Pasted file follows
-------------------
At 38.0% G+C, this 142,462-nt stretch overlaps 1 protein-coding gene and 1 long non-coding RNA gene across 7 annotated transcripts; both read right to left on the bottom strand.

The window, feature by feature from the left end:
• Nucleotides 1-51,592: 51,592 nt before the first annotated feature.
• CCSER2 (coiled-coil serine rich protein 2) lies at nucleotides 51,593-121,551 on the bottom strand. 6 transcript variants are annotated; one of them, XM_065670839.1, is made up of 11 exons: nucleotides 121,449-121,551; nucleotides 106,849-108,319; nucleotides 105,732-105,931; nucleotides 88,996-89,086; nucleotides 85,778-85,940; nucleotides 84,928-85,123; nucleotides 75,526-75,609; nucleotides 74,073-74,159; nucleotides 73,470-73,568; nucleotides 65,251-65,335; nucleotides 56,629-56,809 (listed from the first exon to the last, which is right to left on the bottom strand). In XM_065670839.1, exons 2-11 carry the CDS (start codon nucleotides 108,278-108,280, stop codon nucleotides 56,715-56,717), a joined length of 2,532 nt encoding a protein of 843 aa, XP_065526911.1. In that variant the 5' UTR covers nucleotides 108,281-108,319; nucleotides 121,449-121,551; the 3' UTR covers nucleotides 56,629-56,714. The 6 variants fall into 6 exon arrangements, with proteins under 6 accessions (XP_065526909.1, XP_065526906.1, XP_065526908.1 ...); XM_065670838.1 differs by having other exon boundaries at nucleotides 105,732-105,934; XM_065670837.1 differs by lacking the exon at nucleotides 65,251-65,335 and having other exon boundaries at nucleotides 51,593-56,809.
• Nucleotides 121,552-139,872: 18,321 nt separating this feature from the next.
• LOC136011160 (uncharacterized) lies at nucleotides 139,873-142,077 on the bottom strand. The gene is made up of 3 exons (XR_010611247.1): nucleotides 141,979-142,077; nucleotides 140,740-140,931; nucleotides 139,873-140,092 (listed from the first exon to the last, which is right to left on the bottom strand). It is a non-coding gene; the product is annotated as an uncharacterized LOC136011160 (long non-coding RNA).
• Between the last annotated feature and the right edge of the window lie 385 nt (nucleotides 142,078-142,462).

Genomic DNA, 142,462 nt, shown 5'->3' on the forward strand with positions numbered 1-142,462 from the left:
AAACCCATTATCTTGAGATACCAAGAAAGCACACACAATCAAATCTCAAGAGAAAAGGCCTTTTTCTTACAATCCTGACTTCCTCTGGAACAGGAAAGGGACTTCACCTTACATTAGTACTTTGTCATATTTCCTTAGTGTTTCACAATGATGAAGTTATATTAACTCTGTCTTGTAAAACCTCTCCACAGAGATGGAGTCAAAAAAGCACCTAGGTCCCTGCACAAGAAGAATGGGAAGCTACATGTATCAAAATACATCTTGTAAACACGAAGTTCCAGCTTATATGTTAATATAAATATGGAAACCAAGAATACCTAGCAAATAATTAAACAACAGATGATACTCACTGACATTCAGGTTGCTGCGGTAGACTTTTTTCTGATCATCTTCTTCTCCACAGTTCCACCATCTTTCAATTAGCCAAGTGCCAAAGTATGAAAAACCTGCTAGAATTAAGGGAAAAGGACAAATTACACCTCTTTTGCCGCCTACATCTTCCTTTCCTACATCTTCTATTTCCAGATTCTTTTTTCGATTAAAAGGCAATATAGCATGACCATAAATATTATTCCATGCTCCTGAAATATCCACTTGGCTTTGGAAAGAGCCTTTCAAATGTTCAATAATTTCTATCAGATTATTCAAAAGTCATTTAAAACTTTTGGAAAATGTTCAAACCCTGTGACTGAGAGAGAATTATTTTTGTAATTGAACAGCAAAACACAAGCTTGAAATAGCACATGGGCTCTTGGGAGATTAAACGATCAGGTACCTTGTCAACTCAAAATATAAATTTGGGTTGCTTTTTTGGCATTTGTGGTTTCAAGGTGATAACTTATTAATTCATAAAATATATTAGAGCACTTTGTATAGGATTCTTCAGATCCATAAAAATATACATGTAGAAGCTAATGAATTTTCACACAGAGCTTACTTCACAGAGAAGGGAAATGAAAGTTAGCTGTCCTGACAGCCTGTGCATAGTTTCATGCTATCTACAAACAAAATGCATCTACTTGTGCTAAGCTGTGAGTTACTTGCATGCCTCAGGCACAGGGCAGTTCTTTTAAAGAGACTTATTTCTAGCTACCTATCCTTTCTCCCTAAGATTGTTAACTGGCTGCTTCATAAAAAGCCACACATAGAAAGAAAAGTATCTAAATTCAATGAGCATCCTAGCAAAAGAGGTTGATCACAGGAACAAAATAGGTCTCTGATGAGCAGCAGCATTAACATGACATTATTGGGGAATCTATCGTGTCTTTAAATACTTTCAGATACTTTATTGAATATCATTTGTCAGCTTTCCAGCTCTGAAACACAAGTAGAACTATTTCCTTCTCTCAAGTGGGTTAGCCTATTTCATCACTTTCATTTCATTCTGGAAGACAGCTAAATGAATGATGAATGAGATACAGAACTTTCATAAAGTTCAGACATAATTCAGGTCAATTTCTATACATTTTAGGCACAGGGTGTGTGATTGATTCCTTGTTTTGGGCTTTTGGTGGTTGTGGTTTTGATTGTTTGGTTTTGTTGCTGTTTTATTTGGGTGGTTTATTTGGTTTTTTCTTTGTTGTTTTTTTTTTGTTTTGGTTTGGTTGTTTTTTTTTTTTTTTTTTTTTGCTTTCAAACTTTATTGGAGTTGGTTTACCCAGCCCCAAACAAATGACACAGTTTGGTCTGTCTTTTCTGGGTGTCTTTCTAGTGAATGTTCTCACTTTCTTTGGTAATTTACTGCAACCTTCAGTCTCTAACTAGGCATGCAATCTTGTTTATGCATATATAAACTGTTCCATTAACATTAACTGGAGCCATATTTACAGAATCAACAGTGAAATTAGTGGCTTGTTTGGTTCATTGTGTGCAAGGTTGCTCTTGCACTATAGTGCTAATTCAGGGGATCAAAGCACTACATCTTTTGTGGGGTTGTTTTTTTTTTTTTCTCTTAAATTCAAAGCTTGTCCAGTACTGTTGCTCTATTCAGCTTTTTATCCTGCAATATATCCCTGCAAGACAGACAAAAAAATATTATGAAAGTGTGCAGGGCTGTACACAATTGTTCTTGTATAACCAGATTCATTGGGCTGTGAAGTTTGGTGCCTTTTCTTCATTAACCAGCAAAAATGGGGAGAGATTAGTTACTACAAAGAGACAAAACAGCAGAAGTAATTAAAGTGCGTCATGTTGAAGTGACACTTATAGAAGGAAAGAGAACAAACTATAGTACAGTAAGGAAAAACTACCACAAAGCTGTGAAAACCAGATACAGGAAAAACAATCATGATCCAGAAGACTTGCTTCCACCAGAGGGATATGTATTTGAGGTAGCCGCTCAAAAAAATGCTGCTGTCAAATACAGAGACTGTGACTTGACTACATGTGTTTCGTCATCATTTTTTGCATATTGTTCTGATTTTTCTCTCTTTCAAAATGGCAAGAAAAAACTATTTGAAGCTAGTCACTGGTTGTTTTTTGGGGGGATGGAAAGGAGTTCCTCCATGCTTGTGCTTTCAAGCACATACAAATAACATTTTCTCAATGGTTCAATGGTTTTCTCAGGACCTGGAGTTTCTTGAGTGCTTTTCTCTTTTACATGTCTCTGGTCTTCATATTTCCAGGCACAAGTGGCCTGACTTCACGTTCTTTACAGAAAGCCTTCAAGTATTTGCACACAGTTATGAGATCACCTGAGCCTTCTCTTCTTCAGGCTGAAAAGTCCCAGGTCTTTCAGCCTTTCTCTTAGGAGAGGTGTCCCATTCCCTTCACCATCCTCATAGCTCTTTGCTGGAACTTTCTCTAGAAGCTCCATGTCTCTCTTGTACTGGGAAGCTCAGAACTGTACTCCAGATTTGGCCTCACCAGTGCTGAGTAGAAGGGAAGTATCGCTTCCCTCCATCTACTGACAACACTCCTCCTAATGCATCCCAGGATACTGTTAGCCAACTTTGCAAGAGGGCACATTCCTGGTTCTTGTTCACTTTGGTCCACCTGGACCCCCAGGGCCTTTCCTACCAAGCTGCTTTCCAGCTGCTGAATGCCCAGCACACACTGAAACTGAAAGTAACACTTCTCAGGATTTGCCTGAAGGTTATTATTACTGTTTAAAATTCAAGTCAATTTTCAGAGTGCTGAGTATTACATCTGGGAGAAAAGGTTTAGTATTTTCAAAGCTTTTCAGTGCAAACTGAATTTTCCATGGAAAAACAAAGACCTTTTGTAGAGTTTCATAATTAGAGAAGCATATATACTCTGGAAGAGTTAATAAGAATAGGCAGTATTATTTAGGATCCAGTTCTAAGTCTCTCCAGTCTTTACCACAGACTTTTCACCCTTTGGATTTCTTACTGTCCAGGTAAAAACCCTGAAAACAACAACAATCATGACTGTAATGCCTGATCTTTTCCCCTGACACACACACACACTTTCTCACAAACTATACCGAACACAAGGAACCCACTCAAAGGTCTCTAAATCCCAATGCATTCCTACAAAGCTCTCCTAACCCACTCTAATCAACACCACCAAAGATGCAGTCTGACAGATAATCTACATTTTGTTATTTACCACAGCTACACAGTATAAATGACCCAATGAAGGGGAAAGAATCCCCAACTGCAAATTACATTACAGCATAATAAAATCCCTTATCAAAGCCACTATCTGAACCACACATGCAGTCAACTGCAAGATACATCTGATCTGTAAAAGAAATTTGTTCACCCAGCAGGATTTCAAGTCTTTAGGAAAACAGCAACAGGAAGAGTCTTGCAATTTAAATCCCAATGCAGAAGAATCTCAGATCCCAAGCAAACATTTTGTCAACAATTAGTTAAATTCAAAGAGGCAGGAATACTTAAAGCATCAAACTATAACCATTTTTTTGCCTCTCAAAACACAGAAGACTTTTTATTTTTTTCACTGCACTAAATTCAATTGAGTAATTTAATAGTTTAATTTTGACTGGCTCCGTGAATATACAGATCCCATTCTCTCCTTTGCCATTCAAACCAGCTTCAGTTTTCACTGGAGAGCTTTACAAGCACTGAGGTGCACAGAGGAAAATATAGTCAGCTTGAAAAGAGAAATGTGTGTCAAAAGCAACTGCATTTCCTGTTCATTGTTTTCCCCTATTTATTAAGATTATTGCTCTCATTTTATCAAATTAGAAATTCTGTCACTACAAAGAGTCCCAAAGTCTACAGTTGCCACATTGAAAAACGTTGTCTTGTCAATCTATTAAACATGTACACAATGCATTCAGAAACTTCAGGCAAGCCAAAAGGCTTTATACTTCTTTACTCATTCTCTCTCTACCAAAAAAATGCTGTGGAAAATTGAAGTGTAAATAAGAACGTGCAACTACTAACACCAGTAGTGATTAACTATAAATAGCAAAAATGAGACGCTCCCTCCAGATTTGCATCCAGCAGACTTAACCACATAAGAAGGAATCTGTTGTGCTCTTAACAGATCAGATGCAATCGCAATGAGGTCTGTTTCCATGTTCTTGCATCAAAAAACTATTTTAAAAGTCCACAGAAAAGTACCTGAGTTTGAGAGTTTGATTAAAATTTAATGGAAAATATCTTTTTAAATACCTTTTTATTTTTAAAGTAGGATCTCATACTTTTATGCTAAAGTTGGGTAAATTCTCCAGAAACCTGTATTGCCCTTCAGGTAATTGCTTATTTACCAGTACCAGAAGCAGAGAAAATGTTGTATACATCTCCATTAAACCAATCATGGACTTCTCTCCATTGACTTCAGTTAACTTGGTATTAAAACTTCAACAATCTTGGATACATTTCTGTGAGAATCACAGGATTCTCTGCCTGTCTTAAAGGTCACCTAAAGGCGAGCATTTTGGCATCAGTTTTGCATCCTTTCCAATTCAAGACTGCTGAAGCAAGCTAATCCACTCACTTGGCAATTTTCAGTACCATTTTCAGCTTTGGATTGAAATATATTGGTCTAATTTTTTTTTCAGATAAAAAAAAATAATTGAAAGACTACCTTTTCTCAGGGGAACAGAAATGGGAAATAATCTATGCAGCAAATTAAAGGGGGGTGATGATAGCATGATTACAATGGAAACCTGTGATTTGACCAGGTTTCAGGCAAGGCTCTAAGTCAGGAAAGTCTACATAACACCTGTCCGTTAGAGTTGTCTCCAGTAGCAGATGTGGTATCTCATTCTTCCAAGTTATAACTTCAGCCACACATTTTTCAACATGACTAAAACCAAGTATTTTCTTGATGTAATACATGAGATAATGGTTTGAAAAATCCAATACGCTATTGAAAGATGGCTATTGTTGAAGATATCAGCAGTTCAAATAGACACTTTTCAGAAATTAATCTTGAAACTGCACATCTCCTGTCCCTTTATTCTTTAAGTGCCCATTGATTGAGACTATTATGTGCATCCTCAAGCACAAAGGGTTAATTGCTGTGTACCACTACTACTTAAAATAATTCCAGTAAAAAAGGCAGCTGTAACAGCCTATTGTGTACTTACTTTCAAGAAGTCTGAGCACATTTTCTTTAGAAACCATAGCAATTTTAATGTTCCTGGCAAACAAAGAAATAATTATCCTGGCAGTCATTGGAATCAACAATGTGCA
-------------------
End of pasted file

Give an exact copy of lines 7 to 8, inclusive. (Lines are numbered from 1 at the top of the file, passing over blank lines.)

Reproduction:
• Between the last annotated feature and the right edge of the window lie 385 nt (nucleotides 142,078-142,462).

Genomic DNA, 142,462 nt, shown 5'->3' on the forward strand with positions numbered 1-142,462 from the left: